Oh boy, this week is an amazing release week with tons of films that I either adore or have been wanting on Blu-ray for years now. If you want to help the site out and want to buy these releases, please click the links throughout this article because it helps keep the site going on strong. And here we go!
How much more can be said about Steven Spielberg’s Lincoln? I watched it in the beginning of 2013 in order to take in Daniel Day Lewis’ performance, which is of course more like a transformation. Sally Field was also quite good in this, as was Tommy Lee Jones. It’s a character actor’s smorgasbord too, which will have you spotting ‘that guy’ over and over throughout. The Blu looks stunning but I only got to check out the other edition of the Blu, which only had two short extras, which means it was quite light on special features. The one pictured has more extras, which for any completest (like me), will spend the extra few bucks to get.
Andrew Dominik’s Killing Them Softly will be remembered as one of the great crime films of the 2010’s. I’m not sure why this film didn’t connect with audiences the way I felt it should, but like some of the best films, it will take some time for people to come around. Or maybe it will stick around being a cult favorite, which is fine by me. A fantastic cast with Brad Pitt, James Gandolfini, Ray Liotta, Richard Jenkins, the film loosely based on George V. Higgins’ 1974 novel ‘Cogan’s Trade’ (who also wrote the book ‘The Friends of Eddie Coyle’ which the film version is beautifully represented in the Criterion Collection) is a darkly comical look at the underbelly of the world. There’s many layers to this film that deserves repeat viewings, and Anchor Bay’s release looks very good. Sadly the extras are to be desired, with a few deleted scenes and a 6 minute making of piece. Buy buy this film and give it the love it deserves.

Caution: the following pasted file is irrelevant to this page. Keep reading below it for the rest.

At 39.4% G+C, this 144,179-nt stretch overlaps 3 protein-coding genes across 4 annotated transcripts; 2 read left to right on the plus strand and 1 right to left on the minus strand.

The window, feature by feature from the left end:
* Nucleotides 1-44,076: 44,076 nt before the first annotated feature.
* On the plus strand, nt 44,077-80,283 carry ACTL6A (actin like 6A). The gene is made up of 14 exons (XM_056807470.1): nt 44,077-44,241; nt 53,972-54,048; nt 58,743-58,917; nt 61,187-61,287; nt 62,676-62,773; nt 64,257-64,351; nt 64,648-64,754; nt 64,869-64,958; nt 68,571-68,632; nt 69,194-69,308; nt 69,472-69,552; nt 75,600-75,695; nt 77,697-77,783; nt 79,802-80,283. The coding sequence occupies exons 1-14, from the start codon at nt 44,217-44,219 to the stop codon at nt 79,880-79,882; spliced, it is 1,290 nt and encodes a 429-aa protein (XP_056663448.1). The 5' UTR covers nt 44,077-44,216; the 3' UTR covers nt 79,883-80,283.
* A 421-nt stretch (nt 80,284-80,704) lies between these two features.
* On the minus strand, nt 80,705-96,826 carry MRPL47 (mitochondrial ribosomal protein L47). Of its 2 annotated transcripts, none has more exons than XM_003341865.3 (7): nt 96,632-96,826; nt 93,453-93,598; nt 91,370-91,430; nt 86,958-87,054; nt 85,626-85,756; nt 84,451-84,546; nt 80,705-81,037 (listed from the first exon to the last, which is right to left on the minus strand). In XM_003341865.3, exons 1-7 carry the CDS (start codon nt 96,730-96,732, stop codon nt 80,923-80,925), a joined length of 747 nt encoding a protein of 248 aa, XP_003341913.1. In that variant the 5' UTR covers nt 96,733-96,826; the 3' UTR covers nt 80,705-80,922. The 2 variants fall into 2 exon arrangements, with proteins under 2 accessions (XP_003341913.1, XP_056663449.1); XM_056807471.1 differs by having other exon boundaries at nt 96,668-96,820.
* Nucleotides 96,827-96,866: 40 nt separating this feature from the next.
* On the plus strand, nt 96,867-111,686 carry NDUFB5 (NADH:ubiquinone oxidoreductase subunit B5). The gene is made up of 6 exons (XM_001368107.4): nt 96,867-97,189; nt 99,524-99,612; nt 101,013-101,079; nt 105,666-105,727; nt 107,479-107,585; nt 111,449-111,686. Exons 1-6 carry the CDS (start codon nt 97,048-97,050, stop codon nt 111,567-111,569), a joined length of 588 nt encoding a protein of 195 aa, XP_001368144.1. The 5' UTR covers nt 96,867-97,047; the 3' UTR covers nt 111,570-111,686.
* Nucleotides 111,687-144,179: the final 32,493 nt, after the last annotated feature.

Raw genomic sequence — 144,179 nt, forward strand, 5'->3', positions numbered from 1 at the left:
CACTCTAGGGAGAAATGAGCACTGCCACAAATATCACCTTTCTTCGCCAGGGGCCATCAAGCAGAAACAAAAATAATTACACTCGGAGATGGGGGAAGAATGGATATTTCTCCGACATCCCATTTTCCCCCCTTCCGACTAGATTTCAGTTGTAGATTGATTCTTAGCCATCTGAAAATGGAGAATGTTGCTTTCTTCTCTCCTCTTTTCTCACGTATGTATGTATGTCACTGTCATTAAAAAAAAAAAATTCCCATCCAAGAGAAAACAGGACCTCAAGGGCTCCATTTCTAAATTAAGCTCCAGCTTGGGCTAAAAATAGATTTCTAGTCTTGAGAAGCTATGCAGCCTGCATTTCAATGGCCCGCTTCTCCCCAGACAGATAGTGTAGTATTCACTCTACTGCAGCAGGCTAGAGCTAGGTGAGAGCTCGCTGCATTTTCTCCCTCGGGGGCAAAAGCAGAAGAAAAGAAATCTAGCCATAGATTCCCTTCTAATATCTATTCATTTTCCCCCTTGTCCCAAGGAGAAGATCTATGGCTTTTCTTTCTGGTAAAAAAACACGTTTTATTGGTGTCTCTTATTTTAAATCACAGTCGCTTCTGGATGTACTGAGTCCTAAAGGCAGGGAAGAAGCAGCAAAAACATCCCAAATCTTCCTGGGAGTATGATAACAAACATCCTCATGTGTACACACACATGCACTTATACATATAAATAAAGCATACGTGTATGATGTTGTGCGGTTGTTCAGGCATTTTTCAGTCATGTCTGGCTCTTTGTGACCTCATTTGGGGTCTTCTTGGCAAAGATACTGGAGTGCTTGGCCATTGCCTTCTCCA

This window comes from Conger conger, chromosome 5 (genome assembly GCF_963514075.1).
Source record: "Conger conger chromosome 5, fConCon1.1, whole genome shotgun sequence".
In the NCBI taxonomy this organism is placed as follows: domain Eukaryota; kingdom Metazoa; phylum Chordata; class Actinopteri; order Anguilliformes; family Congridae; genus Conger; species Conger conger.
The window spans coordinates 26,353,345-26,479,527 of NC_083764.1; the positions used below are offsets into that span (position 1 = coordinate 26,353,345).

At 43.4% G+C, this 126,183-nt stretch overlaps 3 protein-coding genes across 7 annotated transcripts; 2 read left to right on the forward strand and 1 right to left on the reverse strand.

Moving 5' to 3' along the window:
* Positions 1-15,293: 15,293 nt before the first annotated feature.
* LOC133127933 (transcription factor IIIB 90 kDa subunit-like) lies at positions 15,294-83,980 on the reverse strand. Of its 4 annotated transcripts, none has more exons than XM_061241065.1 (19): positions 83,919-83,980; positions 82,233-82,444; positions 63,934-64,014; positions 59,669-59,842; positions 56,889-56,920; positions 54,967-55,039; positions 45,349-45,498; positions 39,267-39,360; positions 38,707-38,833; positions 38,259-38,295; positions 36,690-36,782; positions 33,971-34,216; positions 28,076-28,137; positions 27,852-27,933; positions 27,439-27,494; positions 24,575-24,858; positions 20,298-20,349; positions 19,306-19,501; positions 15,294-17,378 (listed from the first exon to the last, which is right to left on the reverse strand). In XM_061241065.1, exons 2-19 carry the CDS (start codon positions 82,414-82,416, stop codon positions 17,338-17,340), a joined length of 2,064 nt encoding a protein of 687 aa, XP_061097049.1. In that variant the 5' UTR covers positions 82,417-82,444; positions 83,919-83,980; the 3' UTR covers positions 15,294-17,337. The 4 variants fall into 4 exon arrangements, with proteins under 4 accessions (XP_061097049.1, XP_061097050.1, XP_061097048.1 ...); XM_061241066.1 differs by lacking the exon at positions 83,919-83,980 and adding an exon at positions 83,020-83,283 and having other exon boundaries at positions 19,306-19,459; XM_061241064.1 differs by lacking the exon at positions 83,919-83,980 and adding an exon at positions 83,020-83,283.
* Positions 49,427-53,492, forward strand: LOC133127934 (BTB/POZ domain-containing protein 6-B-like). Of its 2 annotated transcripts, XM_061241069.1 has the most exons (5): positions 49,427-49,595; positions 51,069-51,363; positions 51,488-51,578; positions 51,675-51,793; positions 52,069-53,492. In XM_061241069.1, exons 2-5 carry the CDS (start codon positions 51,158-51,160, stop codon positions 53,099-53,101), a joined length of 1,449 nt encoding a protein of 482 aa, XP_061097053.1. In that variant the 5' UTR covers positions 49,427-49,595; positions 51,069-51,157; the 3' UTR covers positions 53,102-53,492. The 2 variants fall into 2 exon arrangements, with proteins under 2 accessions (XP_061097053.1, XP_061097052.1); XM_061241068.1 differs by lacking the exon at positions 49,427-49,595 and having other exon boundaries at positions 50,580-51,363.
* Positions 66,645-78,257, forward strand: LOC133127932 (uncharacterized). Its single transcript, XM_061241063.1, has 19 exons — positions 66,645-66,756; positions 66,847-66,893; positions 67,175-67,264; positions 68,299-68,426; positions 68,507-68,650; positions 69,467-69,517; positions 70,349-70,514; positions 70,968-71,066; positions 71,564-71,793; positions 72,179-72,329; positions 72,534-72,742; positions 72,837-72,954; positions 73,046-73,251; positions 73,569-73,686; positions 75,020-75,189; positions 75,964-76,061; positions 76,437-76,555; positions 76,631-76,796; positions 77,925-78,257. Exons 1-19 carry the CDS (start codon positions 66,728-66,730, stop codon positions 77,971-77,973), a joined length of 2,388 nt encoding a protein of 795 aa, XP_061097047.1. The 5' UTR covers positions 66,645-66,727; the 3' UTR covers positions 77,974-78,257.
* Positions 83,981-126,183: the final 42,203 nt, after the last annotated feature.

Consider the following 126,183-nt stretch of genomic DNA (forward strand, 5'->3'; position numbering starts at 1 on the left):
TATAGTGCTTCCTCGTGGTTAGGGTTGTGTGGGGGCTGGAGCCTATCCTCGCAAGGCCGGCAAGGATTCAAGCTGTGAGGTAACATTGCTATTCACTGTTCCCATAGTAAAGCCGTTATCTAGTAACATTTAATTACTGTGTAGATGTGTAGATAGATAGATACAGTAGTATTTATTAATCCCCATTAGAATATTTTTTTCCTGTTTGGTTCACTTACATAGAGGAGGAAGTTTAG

Ah Scream Factory, every time you have new releases come out, I want to buy them all. And this week’s double whammy might rank up there with some of the best horror films in their own ways. From Beyond is one of my favorite Stuart Gordon films that sadly feels like it’s been put on the back burner when people mention his catalog. Funny, horrific, disgusting and based loosely on Lovecraft’s writings, it’s a great film that I’ve grown to love on so many repeat viewings, first on VHS, then on DVD that had one of the worst box art ever. I love that Scream Factory has original art and the original poster on the opposite side. This release has tons of extras, like two audio commentaries (one with Stuart Gordon, Producer Brian Yuzna, and Actors Barbara Crampton and Jeffrey Combs and the other with screenwriter Dennis Paoli) and also has a great list of newly filmed docs, from special effects with John Buechler to docs focused on Barbara Crampton and Jeffrey Combs. A must have for horror fans and Lovecraft fans alike.
A new Mystery Science Theater 3000 set, this time featuring one of my favorite episodes Danger!! Death Ray. There’s not much to be said for my love for this series but this is another one that I need to pick up later today.